Tag Archives: Humour

Ass Detection Software

I have a great idea for a new tech startup and am thinking I could finance it with a kickstarter campaign. Maybe $10 would do. I want to develop ass detection software. A specialized algorithm would scan digital photographs and identify all asses. Once the algorithm had learned the generalized task of locating an ass, it would go on to the more specialized task of identifying the “owner” of the ass. I’m proceeding on the assumption that each person has a unique set of identifying markers: shape, roundness, proportions, depth, that sort of thing. I expect my algorithm could map an ass (make an assessment, if you will) in much the same way that NASA programs have mapped the terrain of Jupiter’s moons, converting 2-dimensional images into 3-dimensional topographic representations of hilly regions and crevices.

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Such an algorithm would have obvious applications for social media platforms, allowing users to identify friends from photos of their asses and, of course, allowing advertisers to more precisely target their marketing dollars based on ass identification markers (AIM). Naturally, the details of this procedure cannot be laid bare at this time as they might compromise certain trade secrets.

My project could also have applications for law enforcement since it is the ass that police officers get a good look at as the suspect flees the scene of a crime. Ass lineups at the police station have never been particularly successful. Few eye-witnesses ever say: “Yeah, I’d recognize that ass anywhere.” But an effective algorithm could be a real game-changer.

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One impediment to success is the fact that some people prefer to wear baggy clothes and this tends to obscure the contours of the ass. Athletic wear is this project’s friend; hip hop, on the other hand, poses challenges which may prove insurmountable. As for the burkini, don’t even get me started.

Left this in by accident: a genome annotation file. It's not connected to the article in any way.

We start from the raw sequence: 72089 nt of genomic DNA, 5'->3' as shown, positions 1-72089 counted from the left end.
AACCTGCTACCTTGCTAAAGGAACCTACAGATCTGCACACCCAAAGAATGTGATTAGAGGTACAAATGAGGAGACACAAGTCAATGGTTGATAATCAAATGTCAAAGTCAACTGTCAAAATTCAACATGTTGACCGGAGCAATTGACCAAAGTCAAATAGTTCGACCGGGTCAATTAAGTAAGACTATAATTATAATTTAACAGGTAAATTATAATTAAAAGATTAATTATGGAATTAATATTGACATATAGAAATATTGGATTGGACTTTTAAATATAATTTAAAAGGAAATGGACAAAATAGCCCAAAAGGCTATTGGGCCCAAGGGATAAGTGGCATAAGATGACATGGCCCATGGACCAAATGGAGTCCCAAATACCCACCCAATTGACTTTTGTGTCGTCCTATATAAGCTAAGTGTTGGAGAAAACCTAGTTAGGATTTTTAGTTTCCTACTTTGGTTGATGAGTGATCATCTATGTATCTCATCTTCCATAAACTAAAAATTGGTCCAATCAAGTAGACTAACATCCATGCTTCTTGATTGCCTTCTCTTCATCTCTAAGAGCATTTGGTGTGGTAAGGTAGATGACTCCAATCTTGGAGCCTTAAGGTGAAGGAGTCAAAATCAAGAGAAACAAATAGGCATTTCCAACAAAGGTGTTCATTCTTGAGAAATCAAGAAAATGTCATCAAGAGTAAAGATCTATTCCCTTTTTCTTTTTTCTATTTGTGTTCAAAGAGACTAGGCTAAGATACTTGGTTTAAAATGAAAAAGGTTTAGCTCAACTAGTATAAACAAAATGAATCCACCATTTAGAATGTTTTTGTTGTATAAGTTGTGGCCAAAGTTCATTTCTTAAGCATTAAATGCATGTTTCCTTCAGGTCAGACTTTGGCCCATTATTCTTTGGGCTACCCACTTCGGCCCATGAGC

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However, this challenge is not unlike the issue which has plagued facial recognition programs when people wear masks to parades and scarves to protests. In such cases, the solution has been simple: make up some bullshit about how obscuring faces poses a threat to public safety, then get the legislators to ban it. They could do the same thing in this case. Baggy pants upset the public order; burkinis undermine social mores. Therefore we must outlaw ass-coverings in public places. Force everyone to go au naturale. It might get cold in the winter, but why worry about a consequence that’s way in the future. Who needs to think that far ahead? In situations like this, few people ever do.

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Over-exposure

Now, as the weather turns colder, one must take precautions against over-exposure. Photographers, of course, are concerned about over-exposure all year round. Photographers tend to think of over-exposure as the presence of too much light space in an image, but over-exposure can just as easily result from the presence of too much dark space in an image. Watch out for dark space. If handled poorly, it can ruin your photograph.

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My Name Is Bond – James Bond

While the official story holds that Ian Fleming named his most famous character after an American ornithologist, local legend tells a different story. In 1942, Fleming spent a few weeks at Camp X near Oshawa where he was taking specialized training (he was leader of a British commando unit). Fleming was staying at a home on Avenue Road, and, every day, on his way to Camp X, he passed a local church, St. James-Bond United Church. The church’s name sank into his memory and, after the war, when it came time to write about the exploits of agent 007, the name floated to the surface.

The hyphenated church name theory is probably no better than historical fantasy but, since we’re in the fantasy mode, why not ratchet things up a notch? Here’s a fresh speculation: while in Toronto, Ian Fleming almost became a Trappist monk. Instead of writing Chitty-Chitty Bang Bang and Dr. No, he almost ended up writing meditations on the contemplative life and tracts protesting military spending.